American Professional Football Association

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Columbus Panhandles Football Team.jpg
Group portrait of the Columbus Panhandles Football Team, identified from left to right as: John Nesser, Frank Nesser, Reagan Burton, Andy Kertzinger, Chief Henry, Ed Hughes, Joe Carr (founder and manager), Harry Greenwood, Phil Nesser, Fred Nesser, Baker, and Carlise. The Panhandles were one of the first professional football teams to join the American Professional Football Association, renamed the National Football League, when it formed in 1920. They operated as a professional football franchise from 1920-1922, then again from 1923-1926. Note: Complete name identification and date provided by Chris Willis, former OHS employee now with NFL Films.

During the 1910s, American football became an increasingly popular sport. Professional teams arose. Private businesses or individual communities usually sponsored the teams. They became a source of pride for the businesses and towns. The first major attempt to unify the various professional football teams into a national league occurred in 1920, with the formation of the American Professional Football Association. The league was founded in Canton, Ohio. Illustrating Ohio's important role in early professional football, five of this league's first teams were from the state. The league's original teams included the Canton Bulldogs, the Cleveland Tigers, the Dayton Triangles, the Akron Professionals, the Rochester (N.Y.) Jeffersons, the Rock Island Independents, the Muncie Flyers, the Decatur Staleys, the Chicago Cardinals, the Buffalo All-Americans, the Chicago Tigers, the Columbus Panhandles, the Detroit Heralds, and the Hammond Pros. The American Professional Football Association's first president was Jim Thorpe. He played football for the Canton Bulldogs during the 1910s. He also coached the team. Under Thorpe's leadership, the Bulldogs were the unofficial world champions in 1916, 1917, and 1919. He inspired respect within all those who played against him. His contributions to the game led him to become the highest paid player in the league during its early years. Thorpe retired as a player from professional football in 1928. At that time, he played for the Chicago Cardinals. He made tremendous contributions to the modernization of the game and the professionalization of football during his lifetime, both on the field and off. In 1922, the American Professional Football Association officially changed its name to the National Football League. In the league's early decades, there was a tremendous turnover of teams. Numerous communities tried to sponsor teams but quickly realized that they could not cover the expenses. Teams also commonly moved, lured away by other communities that offered a more lucrative financial deal. During the league's history, numerous teams called Ohio's cities home. These teams include and their dates of existence are:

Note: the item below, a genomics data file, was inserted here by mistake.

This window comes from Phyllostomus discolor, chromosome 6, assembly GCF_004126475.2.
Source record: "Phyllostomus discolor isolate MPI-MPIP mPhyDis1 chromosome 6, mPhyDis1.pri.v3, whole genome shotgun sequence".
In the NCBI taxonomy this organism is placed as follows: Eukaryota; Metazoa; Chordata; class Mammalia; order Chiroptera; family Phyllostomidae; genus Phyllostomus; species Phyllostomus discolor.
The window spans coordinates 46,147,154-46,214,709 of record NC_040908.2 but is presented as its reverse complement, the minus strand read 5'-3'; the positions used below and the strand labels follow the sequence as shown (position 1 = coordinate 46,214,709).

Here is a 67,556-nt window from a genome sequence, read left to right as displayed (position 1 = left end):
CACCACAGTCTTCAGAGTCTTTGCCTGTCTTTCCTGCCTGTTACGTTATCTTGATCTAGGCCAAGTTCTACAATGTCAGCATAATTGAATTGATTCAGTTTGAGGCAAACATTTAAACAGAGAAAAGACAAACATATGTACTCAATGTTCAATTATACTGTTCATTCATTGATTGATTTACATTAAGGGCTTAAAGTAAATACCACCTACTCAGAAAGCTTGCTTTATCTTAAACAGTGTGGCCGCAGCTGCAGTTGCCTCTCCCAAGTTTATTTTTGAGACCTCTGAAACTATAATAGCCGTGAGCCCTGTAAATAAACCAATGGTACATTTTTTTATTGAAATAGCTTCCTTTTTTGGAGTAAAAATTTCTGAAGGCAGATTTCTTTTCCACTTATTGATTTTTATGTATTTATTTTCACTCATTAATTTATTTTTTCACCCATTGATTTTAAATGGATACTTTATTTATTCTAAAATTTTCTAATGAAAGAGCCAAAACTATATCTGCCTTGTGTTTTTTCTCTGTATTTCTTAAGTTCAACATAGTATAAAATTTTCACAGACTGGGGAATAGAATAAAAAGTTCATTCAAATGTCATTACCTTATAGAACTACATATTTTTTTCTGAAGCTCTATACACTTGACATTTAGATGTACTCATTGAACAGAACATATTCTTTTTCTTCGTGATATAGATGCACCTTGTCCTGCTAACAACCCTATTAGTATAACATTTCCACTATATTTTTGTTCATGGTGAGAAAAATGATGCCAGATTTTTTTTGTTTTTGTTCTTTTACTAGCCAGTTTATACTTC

Canton Bulldogs (1920-1923) (1926-1926)

Cleveland Tigers (1920-1921)

Akron Professionals (1920-1926)

Dayton Triangles (1920-1929)

Columbus Panhandles (1920-1922)

Cincinnati Celts (1921-1921)

Marion Oorang Indians (1922-1923)

Toledo Maroons (1922-1923)

Columbus Tigers (1923-1924) (1926-1926)

Cleveland Indians (1923-1923) (1931-1931)

Cleveland Bulldogs (1924-1925) (1927-1927)

Akron Indians (1926-1926)

Portsmouth Spartans (1930-1934)

Cincinnati Reds (1932-1934)

Cleveland Rams (1937-1943)

Cleveland Browns (1949-1996) (1999-present)

Cincinnati Bengals (1968-present)

Because of Ohio's prominent role in professional football, the National Football Hall of Fame is located in Canton, Ohio, where the league began in 1920.

See Also